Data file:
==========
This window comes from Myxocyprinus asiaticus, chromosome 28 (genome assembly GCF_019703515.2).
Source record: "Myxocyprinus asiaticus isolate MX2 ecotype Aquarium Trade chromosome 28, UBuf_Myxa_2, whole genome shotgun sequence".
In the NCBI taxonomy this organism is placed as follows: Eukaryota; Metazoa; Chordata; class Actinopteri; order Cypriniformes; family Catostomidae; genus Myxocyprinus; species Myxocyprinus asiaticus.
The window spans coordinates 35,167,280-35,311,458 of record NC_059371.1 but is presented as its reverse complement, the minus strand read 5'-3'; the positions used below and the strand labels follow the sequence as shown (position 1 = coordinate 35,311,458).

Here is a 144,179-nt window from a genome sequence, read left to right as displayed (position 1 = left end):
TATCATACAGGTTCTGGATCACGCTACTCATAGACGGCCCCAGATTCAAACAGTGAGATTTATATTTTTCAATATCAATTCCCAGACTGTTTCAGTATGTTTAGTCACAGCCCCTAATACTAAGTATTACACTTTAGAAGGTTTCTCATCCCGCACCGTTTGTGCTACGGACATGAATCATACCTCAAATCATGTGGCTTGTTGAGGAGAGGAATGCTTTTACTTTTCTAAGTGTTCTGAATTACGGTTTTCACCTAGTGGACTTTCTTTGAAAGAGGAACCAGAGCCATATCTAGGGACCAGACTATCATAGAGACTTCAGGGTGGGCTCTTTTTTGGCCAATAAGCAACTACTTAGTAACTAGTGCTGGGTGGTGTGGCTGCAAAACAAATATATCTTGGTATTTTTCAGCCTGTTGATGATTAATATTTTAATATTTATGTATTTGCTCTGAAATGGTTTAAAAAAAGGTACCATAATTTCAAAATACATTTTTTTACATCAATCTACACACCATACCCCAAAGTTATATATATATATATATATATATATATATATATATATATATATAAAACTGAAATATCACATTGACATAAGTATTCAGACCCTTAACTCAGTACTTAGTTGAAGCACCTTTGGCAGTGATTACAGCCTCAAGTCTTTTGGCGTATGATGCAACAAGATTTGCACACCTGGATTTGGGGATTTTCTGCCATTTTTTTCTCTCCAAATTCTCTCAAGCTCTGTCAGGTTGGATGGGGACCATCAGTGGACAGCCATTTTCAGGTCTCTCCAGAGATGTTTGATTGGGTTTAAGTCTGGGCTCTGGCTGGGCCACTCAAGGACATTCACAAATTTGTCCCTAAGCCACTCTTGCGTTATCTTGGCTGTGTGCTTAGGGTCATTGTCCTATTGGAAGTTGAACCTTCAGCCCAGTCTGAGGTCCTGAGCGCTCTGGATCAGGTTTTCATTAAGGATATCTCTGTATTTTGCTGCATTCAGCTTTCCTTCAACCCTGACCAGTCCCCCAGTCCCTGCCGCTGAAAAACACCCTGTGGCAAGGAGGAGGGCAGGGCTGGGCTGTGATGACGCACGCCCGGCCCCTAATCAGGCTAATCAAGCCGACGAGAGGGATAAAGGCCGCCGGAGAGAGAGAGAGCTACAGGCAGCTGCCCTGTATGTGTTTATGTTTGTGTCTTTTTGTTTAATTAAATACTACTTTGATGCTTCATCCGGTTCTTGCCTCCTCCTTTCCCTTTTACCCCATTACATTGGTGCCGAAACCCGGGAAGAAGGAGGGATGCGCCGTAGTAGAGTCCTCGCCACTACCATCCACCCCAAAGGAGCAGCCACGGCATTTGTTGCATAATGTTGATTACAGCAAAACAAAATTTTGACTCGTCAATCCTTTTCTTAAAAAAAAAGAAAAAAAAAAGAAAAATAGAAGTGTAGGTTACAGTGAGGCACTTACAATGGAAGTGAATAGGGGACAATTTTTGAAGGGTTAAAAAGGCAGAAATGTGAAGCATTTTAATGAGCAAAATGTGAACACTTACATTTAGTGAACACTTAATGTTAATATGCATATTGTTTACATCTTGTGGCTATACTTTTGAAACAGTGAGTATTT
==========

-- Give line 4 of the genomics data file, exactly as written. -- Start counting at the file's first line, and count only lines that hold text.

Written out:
The window spans coordinates 35,167,280-35,311,458 of record NC_059371.1 but is presented as its reverse complement, the minus strand read 5'-3'; the positions used below and the strand labels follow the sequence as shown (position 1 = coordinate 35,311,458).